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Red and Black Hockey

NHL to implement another rule change for icing

A few years ago, the NHL made a change to the way icing infractions are handled.  It had always been the case that after the stoppage of play, the ensuing faceoff took place in the offending team’s defensive zone.  The post-lockout change was that the offending team could not make a line change.  This summer, the NHL has made an additional change to icing, but it isn’t the one we all wanted to see.  Instead of going with no-touch icing, the league is going with no TV timeout icing.

For years now, most serious fans, players, coaches, commentators, mascots, cheerleaders, PA announcers, hot dog vendors, goal judges, and zamboni drivers have been hoping that the NHL would institute no-touch icing.  Most other leagues use it, and the reasoning is that there is a serious risk of stupid injuries to players trying to “beat out” an icing call.  Loads of other bloggers have argued the point articulately with loads of data to support the claim that nothing good ever happens even when a player does beat out an icing call.  Conversely, loads of players suffer high-ankle sprains and deep contusions and broken legs by crashing into the end wall at top speed chasing down an iced puck.  This is senseless.

I was watching the preseason game between the Sabres and the Canadiens, when the commentators talked about the following subtle, but brilliant change.

There have always been TV timeouts at stoppages of play closest to 6:00, 10:00 and 14:00 of every period.  This season, they will not allow a TV timeout to occur after a stoppage of play brought about by icing. 

This is simple, obvious, and brilliant.  I love it.  Teams have heretofore been able to “cheat the system” by getting a free time out for their exhausted players by committing icing at those critical points.  No more.  Don’t get me wrong.  I love this change, but it kind of irritates me that the league will go to extreme lengths to criminalize icing, but it refuses to take a stance against blows to the head and neck.  Almost every league at every level has strict rules about contacting a player above the shoulder which are completely separate from cross-checking or high-sticking or interference or the like.  Again, this is an area where a rule change could reduce the number of severe injuries, but the league would rather penalize goalies for playing the puck.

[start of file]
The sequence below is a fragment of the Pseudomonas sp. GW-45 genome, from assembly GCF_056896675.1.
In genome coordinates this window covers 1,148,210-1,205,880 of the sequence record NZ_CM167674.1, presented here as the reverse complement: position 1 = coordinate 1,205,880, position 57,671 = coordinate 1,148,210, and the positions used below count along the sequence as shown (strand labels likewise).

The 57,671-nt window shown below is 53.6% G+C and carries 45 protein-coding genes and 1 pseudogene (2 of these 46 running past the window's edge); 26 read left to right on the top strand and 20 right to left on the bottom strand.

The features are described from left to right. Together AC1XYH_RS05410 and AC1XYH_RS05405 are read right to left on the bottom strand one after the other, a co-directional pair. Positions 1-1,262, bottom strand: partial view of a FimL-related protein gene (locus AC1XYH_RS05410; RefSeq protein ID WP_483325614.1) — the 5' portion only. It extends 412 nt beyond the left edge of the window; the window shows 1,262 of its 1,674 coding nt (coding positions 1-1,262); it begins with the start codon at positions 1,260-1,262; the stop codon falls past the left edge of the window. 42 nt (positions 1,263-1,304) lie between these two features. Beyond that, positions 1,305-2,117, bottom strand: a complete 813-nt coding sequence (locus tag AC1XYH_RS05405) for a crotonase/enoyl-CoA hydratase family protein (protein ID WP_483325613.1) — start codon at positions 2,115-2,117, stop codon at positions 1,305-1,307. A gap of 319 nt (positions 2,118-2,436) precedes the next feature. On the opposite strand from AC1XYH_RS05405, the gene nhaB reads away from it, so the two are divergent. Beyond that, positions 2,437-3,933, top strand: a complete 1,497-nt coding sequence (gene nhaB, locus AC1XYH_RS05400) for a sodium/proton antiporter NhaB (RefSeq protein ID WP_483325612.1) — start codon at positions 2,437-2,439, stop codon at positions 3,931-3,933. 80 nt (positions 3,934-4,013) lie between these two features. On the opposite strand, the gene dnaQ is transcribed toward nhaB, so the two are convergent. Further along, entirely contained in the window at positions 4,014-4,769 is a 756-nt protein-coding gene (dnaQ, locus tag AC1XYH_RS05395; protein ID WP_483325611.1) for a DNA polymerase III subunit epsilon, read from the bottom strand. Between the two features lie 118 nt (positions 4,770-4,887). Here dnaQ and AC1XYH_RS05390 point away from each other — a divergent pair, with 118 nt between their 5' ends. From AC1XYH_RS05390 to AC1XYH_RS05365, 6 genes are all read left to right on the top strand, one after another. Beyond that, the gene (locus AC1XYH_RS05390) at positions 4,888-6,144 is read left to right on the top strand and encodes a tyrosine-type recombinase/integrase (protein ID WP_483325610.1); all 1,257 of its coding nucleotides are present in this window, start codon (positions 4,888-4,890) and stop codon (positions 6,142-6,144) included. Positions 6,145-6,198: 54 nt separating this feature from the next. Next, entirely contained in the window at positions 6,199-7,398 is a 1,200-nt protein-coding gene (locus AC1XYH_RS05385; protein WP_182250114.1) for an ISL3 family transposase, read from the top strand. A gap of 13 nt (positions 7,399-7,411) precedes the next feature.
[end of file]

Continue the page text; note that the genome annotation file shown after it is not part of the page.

This is another post for another day, but I’d also love to see the league take a different approach to the delay of game - puck in crowd penalty.  In my opinion, this is an infraction that is no more heinous than icing, but instead of a defensive zone faceoff with no line change, the penalty is a man in the box.  It’s a silly, stupid rule that I’ve complained about dozens of times on the post game call-in shows.  Yes, I even complain about this silly, stupid rule when it benefits the Canes.

Filed in: | Red and Black Hockey | Permalink
  Tags: icing, rulebook


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About Red and Black Hockey

David Lee is a restaurant manager with an unused degree in political science.  He can be found at Carolina Hurricanes games, Scrabble tournaments and indie-rock shows.  Sometimes, all in the same day. 

David has contributed to CBC.ca for their Stanley Cup playoff coverage in 2006 and to the New York Times Slapshot blog for theirs in 2008. Red and Black Hockey was founded in July of 2005.